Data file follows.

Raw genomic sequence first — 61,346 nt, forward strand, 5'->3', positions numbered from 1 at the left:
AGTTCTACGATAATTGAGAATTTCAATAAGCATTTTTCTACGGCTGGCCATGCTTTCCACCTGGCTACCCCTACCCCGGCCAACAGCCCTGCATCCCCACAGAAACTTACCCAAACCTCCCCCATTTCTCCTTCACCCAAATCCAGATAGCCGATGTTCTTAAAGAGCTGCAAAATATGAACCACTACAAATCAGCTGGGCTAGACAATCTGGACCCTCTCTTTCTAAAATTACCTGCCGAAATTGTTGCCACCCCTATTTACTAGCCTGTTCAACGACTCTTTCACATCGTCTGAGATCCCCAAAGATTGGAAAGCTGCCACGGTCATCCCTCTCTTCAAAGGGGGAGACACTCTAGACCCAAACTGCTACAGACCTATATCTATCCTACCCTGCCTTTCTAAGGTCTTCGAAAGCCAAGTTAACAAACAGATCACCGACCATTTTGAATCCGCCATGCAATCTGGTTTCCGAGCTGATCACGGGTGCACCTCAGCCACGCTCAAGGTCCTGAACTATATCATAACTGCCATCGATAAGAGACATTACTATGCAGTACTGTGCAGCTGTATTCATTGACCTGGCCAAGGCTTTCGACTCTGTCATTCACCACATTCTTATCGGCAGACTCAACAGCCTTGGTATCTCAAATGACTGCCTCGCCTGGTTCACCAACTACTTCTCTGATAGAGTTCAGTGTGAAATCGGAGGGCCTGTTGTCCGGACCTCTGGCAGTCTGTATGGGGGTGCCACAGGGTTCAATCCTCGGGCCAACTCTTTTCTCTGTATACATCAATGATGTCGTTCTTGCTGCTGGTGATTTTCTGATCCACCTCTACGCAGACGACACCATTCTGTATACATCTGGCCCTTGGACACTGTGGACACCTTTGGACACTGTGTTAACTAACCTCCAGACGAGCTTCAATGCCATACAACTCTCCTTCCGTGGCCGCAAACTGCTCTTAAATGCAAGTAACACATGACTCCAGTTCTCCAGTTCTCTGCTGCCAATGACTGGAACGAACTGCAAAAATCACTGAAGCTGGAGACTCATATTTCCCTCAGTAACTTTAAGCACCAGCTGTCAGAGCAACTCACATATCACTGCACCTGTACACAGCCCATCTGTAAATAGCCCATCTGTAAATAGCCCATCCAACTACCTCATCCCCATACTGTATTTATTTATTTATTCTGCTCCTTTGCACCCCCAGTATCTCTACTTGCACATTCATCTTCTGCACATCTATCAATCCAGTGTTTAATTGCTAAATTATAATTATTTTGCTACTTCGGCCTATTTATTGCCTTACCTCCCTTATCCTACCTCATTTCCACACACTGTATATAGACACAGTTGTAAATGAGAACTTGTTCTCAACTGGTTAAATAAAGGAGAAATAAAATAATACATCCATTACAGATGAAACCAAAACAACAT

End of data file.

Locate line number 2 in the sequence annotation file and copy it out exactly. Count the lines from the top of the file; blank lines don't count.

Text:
AGTTCTACGATAATTGAGAATTTCAATAAGCATTTTTCTACGGCTGGCCATGCTTTCCACCTGGCTACCCCTACCCCGGCCAACAGCCCTGCATCCCCACAGAAACTTACCCAAACCTCCCCCATTTCTCCTTCACCCAAATCCAGATAGCCGATGTTCTTAAAGAGCTGCAAAATATGAACCACTACAAATCAGCTGGGCTAGACAATCTGGACCCTCTCTTTCTAAAATTACCTGCCGAAATTGTTGCCACCCCTATTTACTAGCCTGTTCAACGACTCTTTCACATCGTCTGAGATCCCCAAAGATTGGAAAGCTGCCACGGTCATCCCTCTCTTCAAAGGGGGAGACACTCTAGACCCAAACTGCTACAGACCTATATCTATCCTACCCTGCCTTTCTAAGGTCTTCGAAAGCCAAGTTAACAAACAGATCACCGACCATTTTGAATCCGCCATGCAATCTGGTTTCCGAGCTGATCACGGGTGCACCTCAGCCACGCTCAAGGTCCTGAACTATATCATAACTGCCATCGATAAGAGACATTACTATGCAGTACTGTGCAGCTGTATTCATTGACCTGGCCAAGGCTTTCGACTCTGTCATTCACCACATTCTTATCGGCAGACTCAACAGCCTTGGTATCTCAAATGACTGCCTCGCCTGGTTCACCAACTACTTCTCTGATAGAGTTCAGTGTGAAATCGGAGGGCCTGTTGTCCGGACCTCTGGCAGTCTGTATGGGGGTGCCACAGGGTTCAATCCTCGGGCCAACTCTTTTCTCTGTATACATCAATGATGTCGTTCTTGCTGCTGGTGATTTTCTGATCCACCTCTACGCAGACGACACCATTCTGTATACATCTGGCCCTTGGACACTGTGGACACCTTTGGACACTGTGTTAACTAACCTCCAGACGAGCTTCAATGCCATACAACTCTCCTTCCGTGGCCGCAAACTGCTCTTAAATGCAAGTAACACATGACTCCAGTTCTCCAGTTCTCTGCTGCCAATGACTGGAACGAACTGCAAAAATCACTGAAGCTGGAGACTCATATTTCCCTCAGTAACTTTAAGCACCAGCTGTCAGAGCAACTCACATATCACTGCACCTGTACACAGCCCATCTGTAAATAGCCCATCTGTAAATAGCCCATCCAACTACCTCATCCCCATACTGTATTTATTTATTTATTCTGCTCCTTTGCACCCCCAGTATCTCTACTTGCACATTCATCTTCTGCACATCTATCAATCCAGTGTTTAATTGCTAAATTATAATTATTTTGCTACTTCGGCCTATTTATTGCCTTACCTCCCTTATCCTACCTCATTTCCACACACTGTATATAGACACAGTTGTAAATGAGAACTTGTTCTCAACTGGTTAAATAAAGGAGAAATAAAATAATACATCCATTACAGATGAAACCAAAACAACAT